[Coffee Spot owner Haitham Alloum] said the current situation is similar to an effort in the late 1990s to replace smaller businesses, but the students and businesses petitioned and rallied to save the Bear's Lair.I dunno. I don't think I'm in any danger of losing the space to run my business.
"In '97 we all stood up and we were all one voice because whatever happens to my next-door neighbor can happen to me," he said.
Gabriel said that students' opinions are a top priority and that he is creating a survey to find out what types of businesses students would like to see.Oh, a survey! Does this mean that if he doesn't get a response from the majority of students, he won't act? Or is he talking out of his ass again? And why didn't he use this "survey" approach for the "PAY MY LEGAL FEES!!!" bill?
"The ASUC is the student government and no action will take place if it is against the will of the majority of students," Gabriel said.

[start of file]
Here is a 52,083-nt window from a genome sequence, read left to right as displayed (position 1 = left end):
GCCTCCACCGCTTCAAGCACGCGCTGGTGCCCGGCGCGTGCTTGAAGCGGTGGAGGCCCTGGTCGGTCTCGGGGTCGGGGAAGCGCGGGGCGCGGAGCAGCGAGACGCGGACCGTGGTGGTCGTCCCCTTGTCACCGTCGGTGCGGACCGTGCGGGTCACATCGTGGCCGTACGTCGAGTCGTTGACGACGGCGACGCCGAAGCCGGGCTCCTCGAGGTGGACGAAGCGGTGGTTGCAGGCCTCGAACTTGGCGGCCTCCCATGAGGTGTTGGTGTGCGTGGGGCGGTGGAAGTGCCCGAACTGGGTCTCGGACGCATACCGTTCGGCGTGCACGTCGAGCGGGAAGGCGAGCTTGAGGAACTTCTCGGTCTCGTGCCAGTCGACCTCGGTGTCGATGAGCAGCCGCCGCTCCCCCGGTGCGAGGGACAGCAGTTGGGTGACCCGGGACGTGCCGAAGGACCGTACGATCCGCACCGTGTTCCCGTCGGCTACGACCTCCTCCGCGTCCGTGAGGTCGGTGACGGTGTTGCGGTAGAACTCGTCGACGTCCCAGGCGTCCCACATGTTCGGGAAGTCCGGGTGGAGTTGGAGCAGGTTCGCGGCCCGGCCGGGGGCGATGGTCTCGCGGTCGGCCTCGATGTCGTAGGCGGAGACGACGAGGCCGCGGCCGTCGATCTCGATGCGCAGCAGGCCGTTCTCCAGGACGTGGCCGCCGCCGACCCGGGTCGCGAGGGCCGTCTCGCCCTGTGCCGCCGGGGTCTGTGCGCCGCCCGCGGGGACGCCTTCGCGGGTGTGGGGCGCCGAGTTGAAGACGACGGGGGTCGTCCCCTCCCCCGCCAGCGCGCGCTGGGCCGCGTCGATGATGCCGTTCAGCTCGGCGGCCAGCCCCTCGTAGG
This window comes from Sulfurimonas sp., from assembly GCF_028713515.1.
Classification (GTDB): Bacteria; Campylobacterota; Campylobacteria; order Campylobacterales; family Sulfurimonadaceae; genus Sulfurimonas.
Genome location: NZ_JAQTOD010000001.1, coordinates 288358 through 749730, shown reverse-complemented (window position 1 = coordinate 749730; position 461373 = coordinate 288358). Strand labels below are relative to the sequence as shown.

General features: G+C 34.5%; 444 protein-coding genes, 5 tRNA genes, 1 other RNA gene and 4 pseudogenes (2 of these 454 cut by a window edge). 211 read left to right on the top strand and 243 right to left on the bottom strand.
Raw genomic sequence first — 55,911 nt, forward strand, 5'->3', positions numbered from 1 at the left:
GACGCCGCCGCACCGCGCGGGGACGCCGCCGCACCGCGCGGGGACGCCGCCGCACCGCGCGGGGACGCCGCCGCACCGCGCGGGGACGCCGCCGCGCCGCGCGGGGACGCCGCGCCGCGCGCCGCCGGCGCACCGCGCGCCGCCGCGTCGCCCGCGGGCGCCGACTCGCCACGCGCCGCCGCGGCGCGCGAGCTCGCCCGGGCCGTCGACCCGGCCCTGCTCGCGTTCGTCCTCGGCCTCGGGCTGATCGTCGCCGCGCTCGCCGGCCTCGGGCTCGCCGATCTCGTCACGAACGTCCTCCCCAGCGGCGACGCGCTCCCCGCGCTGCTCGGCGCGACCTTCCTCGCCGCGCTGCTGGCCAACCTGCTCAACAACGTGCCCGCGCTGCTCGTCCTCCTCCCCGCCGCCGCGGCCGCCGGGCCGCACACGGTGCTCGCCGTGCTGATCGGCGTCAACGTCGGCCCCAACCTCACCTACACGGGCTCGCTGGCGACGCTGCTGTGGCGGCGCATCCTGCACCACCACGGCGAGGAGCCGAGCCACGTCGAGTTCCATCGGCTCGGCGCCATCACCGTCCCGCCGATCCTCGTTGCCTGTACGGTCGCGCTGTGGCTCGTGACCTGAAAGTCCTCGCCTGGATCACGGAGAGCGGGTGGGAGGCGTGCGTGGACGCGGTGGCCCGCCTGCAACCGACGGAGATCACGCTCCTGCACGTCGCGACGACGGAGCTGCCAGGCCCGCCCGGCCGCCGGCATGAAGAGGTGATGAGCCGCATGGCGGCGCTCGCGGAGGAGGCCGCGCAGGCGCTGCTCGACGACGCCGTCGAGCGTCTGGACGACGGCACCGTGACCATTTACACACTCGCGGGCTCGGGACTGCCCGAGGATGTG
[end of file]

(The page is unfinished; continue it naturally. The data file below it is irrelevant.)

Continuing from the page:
By the way, check out the picture caption:
Abraham, Haitham, and Tony, who did not give their last names, work at The Coffee Spot in the Bear's Lair on Lower Sproul Plaza.Aww, no last names. I wonder how they found out that other guy named Haitham had a last name of "Alloum"?
. . .
Tuesday, November 28, 2006
So, a half-month into the new Congress, it's nice to see that Democrats cower in fear from themselves, too. They don't look like a party that just won an election. Which, I guess, is sort of true, since the Republicans lost more than the Democrats won.
Then again, the way the Republicans dealt with their majorities was to pretend they didn't have them. Oddly enough, by doing that, they looked like they were in a lot more control.
. . .
An interesting idea from Davis
An interesting idea from a (former?) Davis justice: